Early Spring Pollinators

There has been much focus on landscaping to help pollinators in recent years. While this is all good, most of the information deals with the later, larger, showier flowers of summer and fall. I do not see much about the earliest plants and pollinators. If you pay attention as you walk thru the woods in early spring, and I mean early like March and early to mid-April you will see small flies active around early bloomers like Skunk cabbage. These small flies are attracted to the heat produced by the plant during the fourteen days of actual bloom when the pollen is present. Harbinger-of-spring which blooms from early March through April is visited by both bees and flies. Other early bloomers like Bloodroot and Hepatica also need bees and provide pollen for them.

Many of our native bees emerge in conjunction with a particular species or group of plants’ blooming. These timed emergences occur throughout the growing season. In some cases, it is important for the bees to not only emerge at the correct time of year, but to also be able to find the appropriate species of flower as some are specialist and only visit one or a small number of species.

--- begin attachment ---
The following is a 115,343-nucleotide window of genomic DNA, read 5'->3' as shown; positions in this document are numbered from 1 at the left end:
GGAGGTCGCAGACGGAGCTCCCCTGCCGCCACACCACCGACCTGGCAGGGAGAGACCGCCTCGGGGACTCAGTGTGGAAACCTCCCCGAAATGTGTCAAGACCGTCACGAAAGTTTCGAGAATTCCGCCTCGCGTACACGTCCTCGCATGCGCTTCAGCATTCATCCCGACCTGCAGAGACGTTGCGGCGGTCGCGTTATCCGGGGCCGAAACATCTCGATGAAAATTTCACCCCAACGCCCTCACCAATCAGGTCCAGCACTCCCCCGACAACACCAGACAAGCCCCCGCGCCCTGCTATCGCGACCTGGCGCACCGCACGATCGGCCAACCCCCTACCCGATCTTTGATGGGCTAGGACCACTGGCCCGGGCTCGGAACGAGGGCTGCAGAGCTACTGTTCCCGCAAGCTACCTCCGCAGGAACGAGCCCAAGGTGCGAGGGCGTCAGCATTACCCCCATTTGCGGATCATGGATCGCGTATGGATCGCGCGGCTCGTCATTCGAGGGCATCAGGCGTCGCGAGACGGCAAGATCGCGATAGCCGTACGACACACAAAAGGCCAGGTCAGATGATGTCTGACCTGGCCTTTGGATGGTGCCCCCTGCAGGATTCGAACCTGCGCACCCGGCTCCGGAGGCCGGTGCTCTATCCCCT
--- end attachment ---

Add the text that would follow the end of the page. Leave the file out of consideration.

The queen bumble bee overwinters in the leaf litter in the woods. As the days warm and she becomes active, she can be seen visiting early blooming spring ephemerals for food while searching for a place to build a nest for the coming brood. Another early bee is the ground nesting miner bee in the genus Andrena. These bees are active in my lawn in late March to early April. When the adults hatch out, you will see small holes in the ground surrounded by piles of sand. If you sit quietly and wait, you will begin to see them coming and going. Just do not get to close or they will retreat into the ground for protection.


Early blooming trees and shrubs like soft maples and willows can provide both nectar and pollen for bees. Willows are a great and first pollen source of the spring for honey bees.

When thinking of pollinators and looking for plants to add to your landscape, keep in mind the needs of early bees. Add early spring blooming flowers, trees and shrubs then continue the progression throughout the growing season.

Even though there has not been much research done yet, keep in mind that with some of these solitary bees nesting in the ground that pesticides you apply to the soil could have a negative impact on the developing larvae. If you find you have ground nesting bees in your lawn, consider not treating those areas of the lawn with pesticides of any kind. Native bees are important to native plants!

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